Tom Francis is a former writer for PC Gamer and current game developer. He's been playing Metal Gear Solid 5: The Phantom Pain and writing up his thoughts on his personal website. We've been enjoying his musings and he agreed to let us share them with you here. You can follow the development of Tom's next game, Heat Signature, at its official site.
Being an outsider to the Metal Gear series, I was only cautiously optimistic about V. All I heard about the last one was that it had 90-minute cut-scenes. I watched enough of one of them on YouTube to determine that it was… not my cup of tea. Of V, I’d seen some fun stuff in videos, but I was half-assuming the story would barge in and ruin it.
Well, the story does barge in. But only for the intro and a few brief intrusions, spread out over the vast, ridiculous amount of time I’ve played the game for so far—at least thirty hours, I think. That’s a ridiculously tiny fraction, and the rest is extraordinarily good.
So many things about it are surprising or different or interesting and I want to write about all of them. So I think I’ll do that, one post at a time, starting with this:
MGS is extremely forgiving
When you can fail at something but still carry on playing, I call the range of states between perfect success and total failure a ‘failure spectrum’.
MGS V has most of the stealth genre’s most generous failsafes, plus an incredibly generous one of its own inserted at the crucial moment—Reflex Mode. The result is something like this:
• If a guard sees you, you get an ‘awareness’ indicator showing you where they are. If you reduce your visibility, that goes away completely and the guard won’t even investigate.
• If you stay in sight and/or make yourself more visible, the guard will very, very slowly come over to investigate. Even then, this alerts no-one else and doesn’t count against you in any score or performance metrics, and you don’t even have to move: going prone and using a ‘hide’ button makes you damn nearly invisible—I’ve had a guard stood 2 feet from me shining a torch directly on my body without spotting me in that mode.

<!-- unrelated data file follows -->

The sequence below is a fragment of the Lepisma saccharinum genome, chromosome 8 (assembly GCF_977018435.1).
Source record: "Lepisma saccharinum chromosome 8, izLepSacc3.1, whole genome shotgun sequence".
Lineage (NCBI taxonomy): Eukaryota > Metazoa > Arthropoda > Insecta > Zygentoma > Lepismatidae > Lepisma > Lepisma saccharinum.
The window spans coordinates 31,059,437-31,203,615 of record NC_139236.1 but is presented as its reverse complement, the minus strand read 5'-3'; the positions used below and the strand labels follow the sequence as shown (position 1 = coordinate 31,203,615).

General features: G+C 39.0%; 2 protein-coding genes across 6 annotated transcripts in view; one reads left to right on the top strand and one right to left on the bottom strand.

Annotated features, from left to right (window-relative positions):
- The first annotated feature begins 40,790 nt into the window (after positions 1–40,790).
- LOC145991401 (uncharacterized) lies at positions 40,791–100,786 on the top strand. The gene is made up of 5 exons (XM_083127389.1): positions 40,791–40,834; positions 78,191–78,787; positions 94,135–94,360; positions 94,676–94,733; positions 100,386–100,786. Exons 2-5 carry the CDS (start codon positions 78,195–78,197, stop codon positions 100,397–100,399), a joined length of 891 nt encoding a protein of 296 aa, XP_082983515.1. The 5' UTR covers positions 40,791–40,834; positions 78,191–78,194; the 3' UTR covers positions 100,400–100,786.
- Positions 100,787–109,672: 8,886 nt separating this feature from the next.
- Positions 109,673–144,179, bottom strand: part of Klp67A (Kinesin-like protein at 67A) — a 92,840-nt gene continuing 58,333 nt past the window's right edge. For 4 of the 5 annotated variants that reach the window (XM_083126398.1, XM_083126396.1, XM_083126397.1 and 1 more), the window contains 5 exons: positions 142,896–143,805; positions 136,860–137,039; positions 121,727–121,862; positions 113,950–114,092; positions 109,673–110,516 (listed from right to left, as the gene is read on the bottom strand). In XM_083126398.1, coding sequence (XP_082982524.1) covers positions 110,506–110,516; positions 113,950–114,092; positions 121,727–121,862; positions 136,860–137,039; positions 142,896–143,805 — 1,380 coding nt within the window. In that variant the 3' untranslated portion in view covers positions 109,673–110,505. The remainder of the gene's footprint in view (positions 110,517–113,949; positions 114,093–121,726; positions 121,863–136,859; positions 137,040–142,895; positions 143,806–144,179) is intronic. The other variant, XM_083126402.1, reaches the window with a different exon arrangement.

• If they DO definitively see you and recognise you as an intruder, Reflex Mode puts the world in slowmo and you get a huuuuuuuuge amount of time to do something about it. Your view is snapped to the person who saw you, the yelp of recognition they make seems to be inaudible to other guards, and if you shoot them in the head with a quiet weapon (you start with two) in this ample time, no alert is triggered.
• If you fail to take them out in this time, or someone else sees them die, the surviving guard will yell. Others in earshot will be alerted, but no-one beyond that at this stage. Your default weapon is rapid fire, accurate and silenced, and if you can take out everyone who heard before they have a chance to radio, the alert is contained.
• Even if you do give them time to radio, it will do nothing if you’ve already taken out their communications equipment.
• Even if they manage to radio for reinforcements, it’s easy to run away and they won’t give chase.
• Even if you don’t run away, it’s quite possible to kill everyone without taking a hit.
• Even if you take a hit, your health regenerates for free.
• Even if you get hit a LOT—even if you get hit by a mortar—you only go into a ‘wounded’ state that restricts your movement but still gives you a chance to take everyone out.
• If you fuck that up, yeah, you’re dead.
Listing it like that makes it sound absurd, but I really think this is one of the main reasons I and so many people end up having such a great time. Moving to these messier states creates stories of panic and improvisation, instead of frustrating game-overs. It’s the same reason it works in Invisible Inc [the following is a quote from Tom's Invisible Inc. piece]:
A big failure spectrum is good because a lot of the most emotional moments in a game happen on the cusp of failure. If you were this close to being seen, your escape is exhilarating. But if failure is a ‘game over’ screen, spending a lot of time on the cusp of failure means a lot of ‘game over’ screens. Each one interrupts your immersion and ends your investment in this current run. It pulls you out of the game, and you find yourself in a menu, then at a checkpoint or a savegame. Mentally acclimatising to how much of your story has been lost forces you to disengage from it, and you have to build up all that immersion again from scratch.
If failure isn’t game over, it’s still nail-biting when to come close to it. And when you do slip over the threshold, it’s just another development in the story you’re creating and living through.
This article was originally posted on pentadact.com.